Thursday, April 28, 2011

If Only Schools Were Required to Release Disaggregated Achievement Data

Liz Goodwin:

A new report by the non-profit Education Trust warns that the low achievement of minority and low-income students in high-achieving schools is often masked by the education world's focus on averages.

The study examined math and reading test scores over several years in nearly 2,500 schools in Indiana and Maryland. While overall scores tended to improve in most schools, minority and low-income subgroups often showed little to no improvement on the tests.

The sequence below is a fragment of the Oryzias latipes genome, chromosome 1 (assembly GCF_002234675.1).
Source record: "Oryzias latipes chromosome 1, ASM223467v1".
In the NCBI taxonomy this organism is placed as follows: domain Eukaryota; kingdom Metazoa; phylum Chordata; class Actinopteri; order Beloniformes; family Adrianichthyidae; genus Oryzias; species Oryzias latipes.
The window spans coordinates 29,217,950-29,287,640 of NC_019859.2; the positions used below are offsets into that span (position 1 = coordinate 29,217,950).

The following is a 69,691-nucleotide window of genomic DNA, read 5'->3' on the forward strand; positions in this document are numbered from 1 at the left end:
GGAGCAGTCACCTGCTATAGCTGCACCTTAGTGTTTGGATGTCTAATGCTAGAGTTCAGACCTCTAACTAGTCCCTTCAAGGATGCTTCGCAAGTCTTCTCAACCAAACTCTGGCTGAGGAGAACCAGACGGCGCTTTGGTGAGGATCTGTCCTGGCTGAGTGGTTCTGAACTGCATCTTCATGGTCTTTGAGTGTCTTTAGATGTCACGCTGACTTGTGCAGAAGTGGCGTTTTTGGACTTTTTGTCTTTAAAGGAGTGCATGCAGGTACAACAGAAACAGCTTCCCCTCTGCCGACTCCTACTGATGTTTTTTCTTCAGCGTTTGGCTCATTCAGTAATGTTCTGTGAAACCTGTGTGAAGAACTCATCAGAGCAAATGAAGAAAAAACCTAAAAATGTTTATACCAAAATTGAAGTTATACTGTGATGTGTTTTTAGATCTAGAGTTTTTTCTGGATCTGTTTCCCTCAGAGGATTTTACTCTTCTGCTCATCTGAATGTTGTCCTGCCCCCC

NCLB and similar earlier measures have put as much emphasis on subgroup data as is legislatively possible. This data has not been hidden. It could not be less un-hidden. We have spent hundreds of millions of dollars to gather and publicize it.

If this approach is not having the desired effect, and it is not the approach taken by higher performing countries, perhaps we should conclude that, while continuing to collect and disaggregate data is not a bad idea, it is far from the solution to the problem, and using the data punitively is not a solution at all.

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